Modern Cafeteria, Canteen and Restaurant Serving Counter Designs Don’t Have to Break the Bank Which…
Seek (and avoid) these features when selecting serving equipment
When the shiny new kitchen equipment first rolls off the delivery truck, it’s easy to forget that it’ll one day need maintenance. But both routine upkeep and periodic repairs are part of the realities of ownership for almost everything, so it’s best to plan for them in advance.
The easiest way to keep maintenance and repair costs at bay is to invest in equipment that’s durably built and properly installed from the outset. Some design features will make your maintenance team breathe a sigh of relief while others will make them fume with frustration.
How do you know what you’re getting? Here are some features to look for and some to avoid when selecting food serving counters and hot and cold wells.
Serving counters themselves are pretty simple structures. They don’t have controls and switches. There’s no wiring or plumbing needed. So it might be easy to assume that a counter is a counter is a counter. But that couldn’t be further from the truth.
As the literal and figurative foundation for your food serving operation, the counters need to be constructed in a way that’s durable, that makes them easy to install appropriately and that provides easy access to the equipment that will be installed in them.
Here are some features to look for:
- Removeable panels and/or shelves. Removeable exterior panels and interior shelves make it easy to access any area where mechanicals — like electric, water, refrigeration or data lines or equipment like compressors — will be located. This access makes initial installation and later maintenance smoother.
Without these panels, workers may have to try to access controls and equipment by crawling underneath the unit or straining to reach into tight areas. And since components like refrigeration compressors require regular cleaning to operate properly, access will be an ongoing need, not a one-time inconvenience.
- Ample leveling legs. A counter that’s not level at installation — or that becomes unlevel because of inadequate support — runs the risk of functioning poorly or causing undue strain on the countertops.
Look for counters that come standard with plenty of leveling legs throughout the counter base. As a bonus, a removable bottom shelf inside the counter also allows installers to reach the legs from the top rather than crawling under the unit for access.
- Inadequate ventilation. Louvers may not be the most attractive element to any serving counter, but they are essential. Compressors need airflow to work properly. Selecting counters that prize design frills over functionality — incorporating too few or too small louvers in favor of solid decorative panels — will cost operations significantly over time in inefficient operation and equipment repair and replacement.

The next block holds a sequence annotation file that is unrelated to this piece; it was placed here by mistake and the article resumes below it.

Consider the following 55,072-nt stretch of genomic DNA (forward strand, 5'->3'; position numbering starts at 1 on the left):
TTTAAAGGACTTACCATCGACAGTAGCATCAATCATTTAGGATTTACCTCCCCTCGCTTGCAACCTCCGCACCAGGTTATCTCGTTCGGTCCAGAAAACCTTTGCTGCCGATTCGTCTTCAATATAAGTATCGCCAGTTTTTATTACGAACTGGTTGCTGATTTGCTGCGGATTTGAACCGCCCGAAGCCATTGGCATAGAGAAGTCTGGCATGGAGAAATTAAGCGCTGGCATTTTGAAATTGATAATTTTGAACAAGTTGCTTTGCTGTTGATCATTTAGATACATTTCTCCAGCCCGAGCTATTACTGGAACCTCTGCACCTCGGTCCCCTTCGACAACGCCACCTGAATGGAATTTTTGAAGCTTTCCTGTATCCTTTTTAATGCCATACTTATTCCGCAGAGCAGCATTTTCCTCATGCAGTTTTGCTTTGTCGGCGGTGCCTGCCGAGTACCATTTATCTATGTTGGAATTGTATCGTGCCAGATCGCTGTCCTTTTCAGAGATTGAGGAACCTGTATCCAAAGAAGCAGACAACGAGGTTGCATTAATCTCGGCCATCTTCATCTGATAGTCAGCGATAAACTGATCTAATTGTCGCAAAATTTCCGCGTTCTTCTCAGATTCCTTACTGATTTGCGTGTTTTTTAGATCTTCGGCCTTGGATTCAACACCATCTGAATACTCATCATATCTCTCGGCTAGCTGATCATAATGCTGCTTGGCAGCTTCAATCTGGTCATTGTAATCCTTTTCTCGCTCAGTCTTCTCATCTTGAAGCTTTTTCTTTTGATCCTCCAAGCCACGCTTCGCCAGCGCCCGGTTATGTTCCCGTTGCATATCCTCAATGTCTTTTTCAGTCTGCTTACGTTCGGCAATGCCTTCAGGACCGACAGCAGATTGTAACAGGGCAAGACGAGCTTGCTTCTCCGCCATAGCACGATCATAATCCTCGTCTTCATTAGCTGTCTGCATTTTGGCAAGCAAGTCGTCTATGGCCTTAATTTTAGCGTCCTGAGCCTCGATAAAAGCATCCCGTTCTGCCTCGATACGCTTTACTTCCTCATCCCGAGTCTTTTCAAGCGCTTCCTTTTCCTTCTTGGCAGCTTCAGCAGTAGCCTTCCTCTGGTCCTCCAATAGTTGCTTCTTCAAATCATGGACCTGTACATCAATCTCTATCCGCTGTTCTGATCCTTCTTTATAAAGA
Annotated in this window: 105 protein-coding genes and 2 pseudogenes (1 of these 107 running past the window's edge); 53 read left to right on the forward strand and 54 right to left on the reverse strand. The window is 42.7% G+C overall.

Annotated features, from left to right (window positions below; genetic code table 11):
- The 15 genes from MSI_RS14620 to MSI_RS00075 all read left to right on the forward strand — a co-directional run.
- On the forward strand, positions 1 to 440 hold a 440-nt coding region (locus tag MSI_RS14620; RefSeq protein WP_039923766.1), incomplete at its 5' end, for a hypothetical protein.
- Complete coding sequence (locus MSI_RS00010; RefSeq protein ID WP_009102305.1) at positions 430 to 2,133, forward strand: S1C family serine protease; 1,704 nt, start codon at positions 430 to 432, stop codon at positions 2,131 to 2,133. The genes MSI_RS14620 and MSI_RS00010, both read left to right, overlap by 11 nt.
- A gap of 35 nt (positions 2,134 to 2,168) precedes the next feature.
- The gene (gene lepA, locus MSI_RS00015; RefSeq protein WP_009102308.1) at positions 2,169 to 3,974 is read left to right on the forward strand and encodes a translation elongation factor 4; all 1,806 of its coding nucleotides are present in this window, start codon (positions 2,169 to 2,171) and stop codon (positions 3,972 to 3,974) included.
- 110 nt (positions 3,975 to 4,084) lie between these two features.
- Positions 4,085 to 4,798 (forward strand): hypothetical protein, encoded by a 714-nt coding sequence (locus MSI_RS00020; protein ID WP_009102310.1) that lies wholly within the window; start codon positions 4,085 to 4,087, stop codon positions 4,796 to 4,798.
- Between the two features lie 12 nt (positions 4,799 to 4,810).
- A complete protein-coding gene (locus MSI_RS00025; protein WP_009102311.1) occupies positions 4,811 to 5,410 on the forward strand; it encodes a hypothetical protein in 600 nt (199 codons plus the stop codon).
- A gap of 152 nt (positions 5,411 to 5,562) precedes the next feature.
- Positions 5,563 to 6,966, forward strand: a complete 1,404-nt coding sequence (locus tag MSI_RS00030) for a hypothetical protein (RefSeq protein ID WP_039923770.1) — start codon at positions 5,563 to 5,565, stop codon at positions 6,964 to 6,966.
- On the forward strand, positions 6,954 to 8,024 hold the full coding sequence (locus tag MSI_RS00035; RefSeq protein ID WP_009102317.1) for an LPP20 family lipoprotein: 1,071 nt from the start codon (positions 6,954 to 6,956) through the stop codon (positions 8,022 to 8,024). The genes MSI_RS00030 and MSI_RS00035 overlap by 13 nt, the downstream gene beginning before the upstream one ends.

- Wood construction. A counter constructed of wood will have a significantly shorter life than one with a metal structure. Counters can be outfitted with wood facades or laminates to provide the desired appearance, but it’s worth it to invest in metal framing.
High-quality metal frames can even last through a renovation or two, stripped down and reskinned with a new façade for far less investment than new counters.
Hot and cold wells
The hot and cold wells installed in the serving counters are the meat and potatoes of the serving line — in that they’re the pieces actually holding the meat and potatoes.
Because these are electrical devices, they will require regular maintenance to continuing operating efficiently and effectively, but high-quality construction from the outset can provide longer, more reliable service.
Here’s what to look for in hot and cold wells:
- Easy to manage wiring. Though the failure rate is low, the most commonly replaced items in hot wells are the elements or controllers. Look for wells that have a bundled wiring style that makes connection (and disconnection) easy, averting possible problems of miswiring because of a “spaghetti” of loose wires.
- Readily available replacement parts. Check to see that your wells have easily replaceable, industry-standard parts that will be available on a standard service truck. Custom parts slow down maintenance or repair significantly, resulting in potential downtime.
- Quality materials. A stainless steel base is less likely to rust, providing longer life and lower total cost of ownership for your equipment.
- Rivet installation. Hot well pans are typically installed with either rivets or screws. Both will secure the pan adequately, but choosing rivets will make it harder to remove pans if replacement is ever needed.
What LTI offers
LTI is proud to develop our quality products based on first-hand knowledge of the customers we serve.
Our research and development team represents more than 80 years of combined experience from people who have been involved in building and installing equipment.
We also have a team of in-house installers who share information about what needs and challenges are faced in the field. Real world, hands-on experience ensures our team understands what’s needed during installation and beyond.
Armed with this information, we develop products that deliver the best performance with the least hassle. Here are just a few of the ways LTI products stand out from the competition:
- LTI counters have standard removable shelves and panels, including in the corners, to make access to the mechanicals as easy as possible.
- All of our equipment is made with heavy-duty stainless steel to ensure the longest life and best performance for years to come.
See how quality LTI construction has helped schools, universities, restaurants and military bases reliably serve their customers in our library of case studies.